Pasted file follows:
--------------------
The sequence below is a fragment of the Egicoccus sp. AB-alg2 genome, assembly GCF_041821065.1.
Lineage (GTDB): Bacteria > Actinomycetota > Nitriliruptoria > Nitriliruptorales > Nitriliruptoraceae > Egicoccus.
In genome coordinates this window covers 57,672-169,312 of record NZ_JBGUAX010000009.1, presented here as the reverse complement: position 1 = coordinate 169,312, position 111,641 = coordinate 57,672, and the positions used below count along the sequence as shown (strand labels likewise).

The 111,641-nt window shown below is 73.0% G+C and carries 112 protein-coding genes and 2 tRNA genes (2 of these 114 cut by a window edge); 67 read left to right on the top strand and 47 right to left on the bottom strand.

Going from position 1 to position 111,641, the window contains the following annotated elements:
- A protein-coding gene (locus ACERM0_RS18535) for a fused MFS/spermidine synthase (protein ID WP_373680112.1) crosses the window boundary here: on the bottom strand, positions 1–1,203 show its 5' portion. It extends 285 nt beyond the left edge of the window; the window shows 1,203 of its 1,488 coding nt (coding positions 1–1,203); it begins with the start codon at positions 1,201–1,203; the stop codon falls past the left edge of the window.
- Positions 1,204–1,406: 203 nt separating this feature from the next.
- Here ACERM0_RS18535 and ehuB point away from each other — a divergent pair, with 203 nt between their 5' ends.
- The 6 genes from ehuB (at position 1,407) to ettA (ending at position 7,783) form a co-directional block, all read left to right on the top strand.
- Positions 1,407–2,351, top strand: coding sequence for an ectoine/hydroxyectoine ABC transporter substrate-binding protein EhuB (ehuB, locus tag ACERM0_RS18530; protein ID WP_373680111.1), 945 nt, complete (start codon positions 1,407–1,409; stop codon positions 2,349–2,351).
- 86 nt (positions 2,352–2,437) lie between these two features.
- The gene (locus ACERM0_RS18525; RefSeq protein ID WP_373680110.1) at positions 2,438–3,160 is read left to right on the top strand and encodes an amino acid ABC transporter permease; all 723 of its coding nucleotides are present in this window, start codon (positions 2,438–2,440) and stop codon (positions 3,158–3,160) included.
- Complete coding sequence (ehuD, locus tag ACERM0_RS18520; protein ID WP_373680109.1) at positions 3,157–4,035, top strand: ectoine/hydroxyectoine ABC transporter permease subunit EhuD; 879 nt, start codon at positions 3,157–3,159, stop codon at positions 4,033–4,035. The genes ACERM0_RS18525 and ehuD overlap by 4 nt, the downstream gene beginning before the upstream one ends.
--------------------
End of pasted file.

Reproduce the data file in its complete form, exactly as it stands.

The sequence below is a fragment of the Egicoccus sp. AB-alg2 genome, assembly GCF_041821065.1.
Lineage (GTDB): Bacteria > Actinomycetota > Nitriliruptoria > Nitriliruptorales > Nitriliruptoraceae > Egicoccus.
In genome coordinates this window covers 57,672-169,312 of record NZ_JBGUAX010000009.1, presented here as the reverse complement: position 1 = coordinate 169,312, position 111,641 = coordinate 57,672, and the positions used below count along the sequence as shown (strand labels likewise).

The 111,641-nt window shown below is 73.0% G+C and carries 112 protein-coding genes and 2 tRNA genes (2 of these 114 cut by a window edge); 67 read left to right on the top strand and 47 right to left on the bottom strand.

Going from position 1 to position 111,641, the window contains the following annotated elements:
- A protein-coding gene (locus ACERM0_RS18535) for a fused MFS/spermidine synthase (protein ID WP_373680112.1) crosses the window boundary here: on the bottom strand, positions 1–1,203 show its 5' portion. It extends 285 nt beyond the left edge of the window; the window shows 1,203 of its 1,488 coding nt (coding positions 1–1,203); it begins with the start codon at positions 1,201–1,203; the stop codon falls past the left edge of the window.
- Positions 1,204–1,406: 203 nt separating this feature from the next.
- Here ACERM0_RS18535 and ehuB point away from each other — a divergent pair, with 203 nt between their 5' ends.
- The 6 genes from ehuB (at position 1,407) to ettA (ending at position 7,783) form a co-directional block, all read left to right on the top strand.
- Positions 1,407–2,351, top strand: coding sequence for an ectoine/hydroxyectoine ABC transporter substrate-binding protein EhuB (ehuB, locus tag ACERM0_RS18530; protein ID WP_373680111.1), 945 nt, complete (start codon positions 1,407–1,409; stop codon positions 2,349–2,351).
- 86 nt (positions 2,352–2,437) lie between these two features.
- The gene (locus ACERM0_RS18525; RefSeq protein ID WP_373680110.1) at positions 2,438–3,160 is read left to right on the top strand and encodes an amino acid ABC transporter permease; all 723 of its coding nucleotides are present in this window, start codon (positions 2,438–2,440) and stop codon (positions 3,158–3,160) included.
- Complete coding sequence (ehuD, locus tag ACERM0_RS18520; protein ID WP_373680109.1) at positions 3,157–4,035, top strand: ectoine/hydroxyectoine ABC transporter permease subunit EhuD; 879 nt, start codon at positions 3,157–3,159, stop codon at positions 4,033–4,035. The genes ACERM0_RS18525 and ehuD overlap by 4 nt, the downstream gene beginning before the upstream one ends.